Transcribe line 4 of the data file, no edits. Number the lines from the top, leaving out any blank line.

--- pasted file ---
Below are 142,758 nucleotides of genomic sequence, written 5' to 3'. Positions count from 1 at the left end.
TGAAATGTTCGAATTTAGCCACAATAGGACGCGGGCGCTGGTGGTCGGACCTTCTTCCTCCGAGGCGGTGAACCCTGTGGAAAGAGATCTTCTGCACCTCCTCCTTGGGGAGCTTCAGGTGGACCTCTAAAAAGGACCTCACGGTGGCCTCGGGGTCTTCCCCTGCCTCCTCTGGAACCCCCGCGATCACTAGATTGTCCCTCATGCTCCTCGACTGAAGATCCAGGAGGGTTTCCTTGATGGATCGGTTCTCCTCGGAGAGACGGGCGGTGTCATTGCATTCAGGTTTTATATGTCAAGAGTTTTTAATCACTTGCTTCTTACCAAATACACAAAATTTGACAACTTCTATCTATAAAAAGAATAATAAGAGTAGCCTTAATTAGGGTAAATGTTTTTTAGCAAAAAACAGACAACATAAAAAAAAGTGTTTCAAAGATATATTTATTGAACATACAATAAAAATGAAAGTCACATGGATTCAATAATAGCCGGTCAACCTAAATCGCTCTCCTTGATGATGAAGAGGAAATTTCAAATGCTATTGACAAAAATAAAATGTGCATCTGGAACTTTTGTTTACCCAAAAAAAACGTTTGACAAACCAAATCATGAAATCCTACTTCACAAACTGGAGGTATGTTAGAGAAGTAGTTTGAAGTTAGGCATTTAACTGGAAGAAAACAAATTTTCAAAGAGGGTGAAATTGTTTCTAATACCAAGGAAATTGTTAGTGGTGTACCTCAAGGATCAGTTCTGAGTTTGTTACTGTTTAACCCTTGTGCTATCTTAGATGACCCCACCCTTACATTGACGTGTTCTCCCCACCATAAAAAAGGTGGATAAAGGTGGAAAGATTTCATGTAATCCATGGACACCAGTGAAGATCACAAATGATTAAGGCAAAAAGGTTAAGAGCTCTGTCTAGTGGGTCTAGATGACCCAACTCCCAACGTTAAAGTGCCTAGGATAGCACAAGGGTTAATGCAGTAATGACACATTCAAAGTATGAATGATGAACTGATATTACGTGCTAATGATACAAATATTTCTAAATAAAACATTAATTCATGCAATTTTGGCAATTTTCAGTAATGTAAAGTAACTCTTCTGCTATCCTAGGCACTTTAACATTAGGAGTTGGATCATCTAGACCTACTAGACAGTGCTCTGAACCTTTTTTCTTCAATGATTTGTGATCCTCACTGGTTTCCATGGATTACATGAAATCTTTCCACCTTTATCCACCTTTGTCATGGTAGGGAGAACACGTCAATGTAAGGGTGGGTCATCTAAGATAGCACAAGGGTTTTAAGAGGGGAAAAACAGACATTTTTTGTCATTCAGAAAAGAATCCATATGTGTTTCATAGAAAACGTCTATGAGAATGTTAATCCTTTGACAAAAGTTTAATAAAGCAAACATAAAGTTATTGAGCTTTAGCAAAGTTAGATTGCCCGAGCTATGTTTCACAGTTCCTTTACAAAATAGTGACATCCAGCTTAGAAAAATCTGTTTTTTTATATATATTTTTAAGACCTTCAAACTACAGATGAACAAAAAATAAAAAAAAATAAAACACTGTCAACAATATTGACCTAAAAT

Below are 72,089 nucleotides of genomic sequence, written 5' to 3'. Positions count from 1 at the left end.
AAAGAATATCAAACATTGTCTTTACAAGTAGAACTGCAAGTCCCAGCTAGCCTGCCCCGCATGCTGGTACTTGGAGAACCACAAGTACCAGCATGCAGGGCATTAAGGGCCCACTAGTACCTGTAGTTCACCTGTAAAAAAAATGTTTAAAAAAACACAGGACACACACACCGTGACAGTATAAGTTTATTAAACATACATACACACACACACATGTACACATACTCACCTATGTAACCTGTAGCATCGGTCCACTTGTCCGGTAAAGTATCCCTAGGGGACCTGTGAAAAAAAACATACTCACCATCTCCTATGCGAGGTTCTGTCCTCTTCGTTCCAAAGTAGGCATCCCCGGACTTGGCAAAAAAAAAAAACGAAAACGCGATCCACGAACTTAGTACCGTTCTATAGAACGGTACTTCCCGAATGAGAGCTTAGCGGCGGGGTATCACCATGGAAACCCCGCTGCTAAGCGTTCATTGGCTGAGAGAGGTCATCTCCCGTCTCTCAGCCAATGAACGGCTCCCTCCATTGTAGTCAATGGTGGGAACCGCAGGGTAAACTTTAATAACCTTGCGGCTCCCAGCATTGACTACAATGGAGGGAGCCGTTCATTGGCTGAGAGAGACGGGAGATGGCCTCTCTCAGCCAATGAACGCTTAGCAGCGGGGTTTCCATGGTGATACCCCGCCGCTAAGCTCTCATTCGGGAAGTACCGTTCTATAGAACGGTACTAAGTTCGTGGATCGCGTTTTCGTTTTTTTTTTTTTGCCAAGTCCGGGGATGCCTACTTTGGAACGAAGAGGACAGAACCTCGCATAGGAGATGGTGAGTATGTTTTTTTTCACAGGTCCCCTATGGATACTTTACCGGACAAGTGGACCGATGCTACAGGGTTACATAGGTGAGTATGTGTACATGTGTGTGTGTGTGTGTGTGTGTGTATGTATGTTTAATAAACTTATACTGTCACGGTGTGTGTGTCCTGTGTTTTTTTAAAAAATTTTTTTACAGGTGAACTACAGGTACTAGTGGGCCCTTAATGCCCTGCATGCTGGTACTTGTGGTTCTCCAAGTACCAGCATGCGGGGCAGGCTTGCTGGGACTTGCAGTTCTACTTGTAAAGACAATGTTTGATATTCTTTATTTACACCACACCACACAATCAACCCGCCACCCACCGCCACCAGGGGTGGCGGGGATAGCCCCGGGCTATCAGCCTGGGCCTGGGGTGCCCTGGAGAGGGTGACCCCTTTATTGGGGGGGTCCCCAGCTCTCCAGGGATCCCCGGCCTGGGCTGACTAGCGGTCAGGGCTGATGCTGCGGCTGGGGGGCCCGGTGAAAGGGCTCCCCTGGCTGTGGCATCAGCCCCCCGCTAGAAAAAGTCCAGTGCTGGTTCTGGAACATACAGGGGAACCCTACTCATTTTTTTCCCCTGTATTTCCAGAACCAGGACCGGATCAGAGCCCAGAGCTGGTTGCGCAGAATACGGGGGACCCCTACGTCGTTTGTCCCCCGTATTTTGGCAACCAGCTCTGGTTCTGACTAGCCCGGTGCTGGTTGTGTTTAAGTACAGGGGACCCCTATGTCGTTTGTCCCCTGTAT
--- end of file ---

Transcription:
AAAGAATATCAAACATTGTCTTTACAAGTAGAACTGCAAGTCCCAGCTAGCCTGCCCCGCATGCTGGTACTTGGAGAACCACAAGTACCAGCATGCAGGGCATTAAGGGCCCACTAGTACCTGTAGTTCACCTGTAAAAAAAATGTTTAAAAAAACACAGGACACACACACCGTGACAGTATAAGTTTATTAAACATACATACACACACACACATGTACACATACTCACCTATGTAACCTGTAGCATCGGTCCACTTGTCCGGTAAAGTATCCCTAGGGGACCTGTGAAAAAAAACATACTCACCATCTCCTATGCGAGGTTCTGTCCTCTTCGTTCCAAAGTAGGCATCCCCGGACTTGGCAAAAAAAAAAAACGAAAACGCGATCCACGAACTTAGTACCGTTCTATAGAACGGTACTTCCCGAATGAGAGCTTAGCGGCGGGGTATCACCATGGAAACCCCGCTGCTAAGCGTTCATTGGCTGAGAGAGGTCATCTCCCGTCTCTCAGCCAATGAACGGCTCCCTCCATTGTAGTCAATGGTGGGAACCGCAGGGTAAACTTTAATAACCTTGCGGCTCCCAGCATTGACTACAATGGAGGGAGCCGTTCATTGGCTGAGAGAGACGGGAGATGGCCTCTCTCAGCCAATGAACGCTTAGCAGCGGGGTTTCCATGGTGATACCCCGCCGCTAAGCTCTCATTCGGGAAGTACCGTTCTATAGAACGGTACTAAGTTCGTGGATCGCGTTTTCGTTTTTTTTTTTTTGCCAAGTCCGGGGATGCCTACTTTGGAACGAAGAGGACAGAACCTCGCATAGGAGATGGTGAGTATGTTTTTTTTCACAGGTCCCCTATGGATACTTTACCGGACAAGTGGACCGATGCTACAGGGTTACATAGGTGAGTATGTGTACATGTGTGTGTGTGTGTGTGTGTGTGTATGTATGTTTAATAAACTTATACTGTCACGGTGTGTGTGTCCTGTGTTTTTTTAAAAAATTTTTTTACAGGTGAACTACAGGTACTAGTGGGCCCTTAATGCCCTGCATGCTGGTACTTGTGGTTCTCCAAGTACCAGCATGCGGGGCAGGCTTGCTGGGACTTGCAGTTCTACTTGTAAAGACAATGTTTGATATTCTTTATTTACACCACACCACACAATCAACCCGCCACCCACCGCCACCAGGGGTGGCGGGGATAGCCCCGGGCTATCAGCCTGGGCCTGGGGTGCCCTGGAGAGGGTGACCCCTTTATTGGGGGGGTCCCCAGCTCTCCAGGGATCCCCGGCCTGGGCTGACTAGCGGTCAGGGCTGATGCTGCGGCTGGGGGGCCCGGTGAAAGGGCTCCCCTGGCTGTGGCATCAGCCCCCCGCTAGAAAAAGTCCAGTGCTGGTTCTGGAACATACAGGGGAACCCTACTCATTTTTTTCCCCTGTATTTCCAGAACCAGGACCGGATCAGAGCCCAGAGCTGGTTGCGCAGAATACGGGGGACCCCTACGTCGTTTGTCCCCCGTATTTTGGCAACCAGCTCTGGTTCTGACTAGCCCGGTGCTGGTTGTGTTTAAGTACAGGGGACCCCTATGTCGTTTGTCCCCTGTAT